L.A. County sheriff says new decontamination center will allow N95 masks to be reused 20 times

L.A. County Sheriff Alex Villanueva said a decontamination center will open to clean tens of thousands of N95 masks a day as hospitals grapple with shortages.
(Ana B. Ibarra / California Healthline)

Los Angeles County Sheriff Alex Villanueva announced an initiative Monday to decontaminate N95 masks that will allow first responders and healthcare workers countywide to safely reuse them up to 20 times as they battle the coronavirus.

The new decontamination center comes as hospitals grapple with a nationwide shortage of protective gear and a rise of counterfeit masks on the market.

The cleaning chamber, at the Sybil Brand Institute in Monterey Park, is scheduled to begin operating next week. It will be able to clean up to 30,000 masks each day and save the Sheriff’s Department and other agencies tens of millions of dollars, Villanueva said.


“We’re trying now to find a way to stretch out our inventory and this decontamination will be the magic solution,” Villanueva said at a news briefing.

The decontamination system uses a device about the size of a dishwasher that vaporizes hydrogen peroxide and blows out a mist that settles on and cleans the masks hanging on a rack.

The hydrogen peroxide solution costs $1,000 for a day’s use and the chamber can hold more than 10,000 masks in one cycle, said Capt. Chris Kovac, who spearheaded the initiative. He said he expects the facility to run multiple cycles each day.

“We want to ensure that everyone who receives a mask back from this decontamination facility can be assured that the mask is just as good and effective as a mask that they would receive new,” said Wesley Grose, director of the Sheriff’s Department’s Scientific Services Bureau.

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Christina Ghaly, director of the county’s Department of Health Services, said healthcare employees run through 10,000 N95 masks daily at the county’s four public hospitals, 26 clinics and in the L.A. County jails.


“This can rapidly escalate into a critical shortage that can put our staff at risk,” she said.

Obtaining additional N95 respirators to meet the ongoing demand has proved difficult, she said.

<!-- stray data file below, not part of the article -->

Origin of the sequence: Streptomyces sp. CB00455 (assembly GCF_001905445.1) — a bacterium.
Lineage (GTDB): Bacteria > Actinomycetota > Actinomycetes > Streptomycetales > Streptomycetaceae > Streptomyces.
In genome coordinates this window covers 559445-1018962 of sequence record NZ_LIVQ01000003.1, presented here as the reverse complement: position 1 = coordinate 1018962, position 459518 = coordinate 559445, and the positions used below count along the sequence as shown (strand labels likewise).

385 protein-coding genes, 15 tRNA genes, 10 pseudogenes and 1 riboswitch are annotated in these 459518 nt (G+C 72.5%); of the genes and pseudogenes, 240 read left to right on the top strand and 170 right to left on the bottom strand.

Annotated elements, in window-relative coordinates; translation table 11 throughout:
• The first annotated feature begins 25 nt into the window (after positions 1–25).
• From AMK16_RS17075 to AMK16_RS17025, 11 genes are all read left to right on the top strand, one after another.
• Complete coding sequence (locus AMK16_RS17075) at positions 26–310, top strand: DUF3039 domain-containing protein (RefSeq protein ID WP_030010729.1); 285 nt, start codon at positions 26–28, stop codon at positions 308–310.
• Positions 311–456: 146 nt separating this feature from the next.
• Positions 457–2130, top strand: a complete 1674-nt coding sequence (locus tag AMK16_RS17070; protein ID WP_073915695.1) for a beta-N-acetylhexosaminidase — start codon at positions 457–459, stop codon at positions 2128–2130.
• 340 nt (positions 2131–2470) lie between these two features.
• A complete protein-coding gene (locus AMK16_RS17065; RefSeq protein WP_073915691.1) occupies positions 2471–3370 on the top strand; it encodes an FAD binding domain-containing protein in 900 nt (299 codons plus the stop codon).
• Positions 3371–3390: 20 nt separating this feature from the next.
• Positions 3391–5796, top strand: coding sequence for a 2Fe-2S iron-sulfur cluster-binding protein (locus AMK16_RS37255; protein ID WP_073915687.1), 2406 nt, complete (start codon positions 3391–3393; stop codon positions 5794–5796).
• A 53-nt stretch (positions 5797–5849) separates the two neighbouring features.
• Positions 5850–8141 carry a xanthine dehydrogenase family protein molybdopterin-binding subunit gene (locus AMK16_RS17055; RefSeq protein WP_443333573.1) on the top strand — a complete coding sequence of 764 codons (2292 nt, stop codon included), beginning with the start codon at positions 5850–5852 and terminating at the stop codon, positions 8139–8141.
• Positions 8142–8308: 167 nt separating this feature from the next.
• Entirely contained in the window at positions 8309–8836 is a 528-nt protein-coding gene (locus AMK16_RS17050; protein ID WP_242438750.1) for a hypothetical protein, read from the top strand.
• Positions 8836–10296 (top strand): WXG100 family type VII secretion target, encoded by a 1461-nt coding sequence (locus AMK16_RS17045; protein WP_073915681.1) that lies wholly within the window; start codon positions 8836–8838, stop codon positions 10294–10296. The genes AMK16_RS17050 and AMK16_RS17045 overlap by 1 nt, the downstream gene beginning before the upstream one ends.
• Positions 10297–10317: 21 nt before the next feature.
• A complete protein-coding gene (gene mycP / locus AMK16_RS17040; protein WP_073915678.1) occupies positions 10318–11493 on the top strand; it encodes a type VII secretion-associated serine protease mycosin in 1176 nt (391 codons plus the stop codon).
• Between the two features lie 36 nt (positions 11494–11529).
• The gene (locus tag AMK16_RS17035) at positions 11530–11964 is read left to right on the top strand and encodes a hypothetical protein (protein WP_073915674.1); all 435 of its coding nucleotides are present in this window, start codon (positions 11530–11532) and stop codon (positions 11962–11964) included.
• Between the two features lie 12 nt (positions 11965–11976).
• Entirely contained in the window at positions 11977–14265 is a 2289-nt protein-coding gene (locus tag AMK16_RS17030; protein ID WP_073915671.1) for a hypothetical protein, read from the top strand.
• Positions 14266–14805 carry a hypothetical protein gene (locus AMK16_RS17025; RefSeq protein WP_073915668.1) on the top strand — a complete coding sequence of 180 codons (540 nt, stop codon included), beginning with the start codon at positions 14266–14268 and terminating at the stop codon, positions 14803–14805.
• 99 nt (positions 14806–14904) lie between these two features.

“The actual supply of those masks, though, that we’re able to bring in is still far short of being able to match our run rate,” Ghaly said. “Given that supply constraint, that’s where this decontamination unit comes into place.”

The Sheriff’s Department will collect and redistribute the used masks at distribution centers, Kovac said.

A similar device arrived last week at the Burbank airport, where it was scheduled to begin operating for hospital use. Brian Ferguson, a spokesman with the state Office of Emergency Services, said 40 hospitals had expressed interest and that a second unit was being set up in Northern California.

“It’s really a game changer,” he said.

Gov. Gavin Newsom first announced the state decontamination program in March, but few details have been released since. On April 13, the Pentagon announced a $415-million contract with Battelle, an Ohio-based scientific research and development company, for 60 of the machines.

The Federal Emergency Management Agency and the Department of Health and Human Services were to decide where the machines would be located, with Battelle staff running them.

Statewide, more than 2,500 healthcare workers have fallen ill with coronavirus infections, sparking concerns among providers.

As of Monday morning, 61 Sheriff’s Department employees and 71 L.A. County jail inmates have tested positive for the virus. One nursing staff member who worked in the jails has died.

Times staff writer Antia Chabria contributed to this report.